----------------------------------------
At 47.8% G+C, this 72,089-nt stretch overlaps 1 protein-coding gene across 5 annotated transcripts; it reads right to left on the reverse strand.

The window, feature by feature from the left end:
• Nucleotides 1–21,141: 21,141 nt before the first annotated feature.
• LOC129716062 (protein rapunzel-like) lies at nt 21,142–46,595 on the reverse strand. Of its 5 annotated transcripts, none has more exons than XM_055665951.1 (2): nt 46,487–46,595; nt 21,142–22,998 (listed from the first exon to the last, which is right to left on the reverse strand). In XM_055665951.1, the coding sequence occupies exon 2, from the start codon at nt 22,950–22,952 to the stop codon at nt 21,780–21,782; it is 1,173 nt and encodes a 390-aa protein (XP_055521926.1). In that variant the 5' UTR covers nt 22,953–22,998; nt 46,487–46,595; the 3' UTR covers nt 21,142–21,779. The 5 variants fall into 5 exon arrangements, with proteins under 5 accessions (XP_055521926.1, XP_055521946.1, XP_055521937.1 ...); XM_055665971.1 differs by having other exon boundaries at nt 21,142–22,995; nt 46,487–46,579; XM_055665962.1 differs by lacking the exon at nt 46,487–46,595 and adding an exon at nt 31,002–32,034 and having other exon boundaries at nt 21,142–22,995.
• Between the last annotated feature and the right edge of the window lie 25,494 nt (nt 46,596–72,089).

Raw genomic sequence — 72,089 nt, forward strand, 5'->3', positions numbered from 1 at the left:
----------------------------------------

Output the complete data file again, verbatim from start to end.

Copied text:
At 47.8% G+C, this 72,089-nt stretch overlaps 1 protein-coding gene across 5 annotated transcripts; it reads right to left on the reverse strand.

The window, feature by feature from the left end:
• Nucleotides 1–21,141: 21,141 nt before the first annotated feature.
• LOC129716062 (protein rapunzel-like) lies at nt 21,142–46,595 on the reverse strand. Of its 5 annotated transcripts, none has more exons than XM_055665951.1 (2): nt 46,487–46,595; nt 21,142–22,998 (listed from the first exon to the last, which is right to left on the reverse strand). In XM_055665951.1, the coding sequence occupies exon 2, from the start codon at nt 22,950–22,952 to the stop codon at nt 21,780–21,782; it is 1,173 nt and encodes a 390-aa protein (XP_055521926.1). In that variant the 5' UTR covers nt 22,953–22,998; nt 46,487–46,595; the 3' UTR covers nt 21,142–21,779. The 5 variants fall into 5 exon arrangements, with proteins under 5 accessions (XP_055521926.1, XP_055521946.1, XP_055521937.1 ...); XM_055665971.1 differs by having other exon boundaries at nt 21,142–22,995; nt 46,487–46,579; XM_055665962.1 differs by lacking the exon at nt 46,487–46,595 and adding an exon at nt 31,002–32,034 and having other exon boundaries at nt 21,142–22,995.
• Between the last annotated feature and the right edge of the window lie 25,494 nt (nt 46,596–72,089).

Raw genomic sequence — 72,089 nt, forward strand, 5'->3', positions numbered from 1 at the left: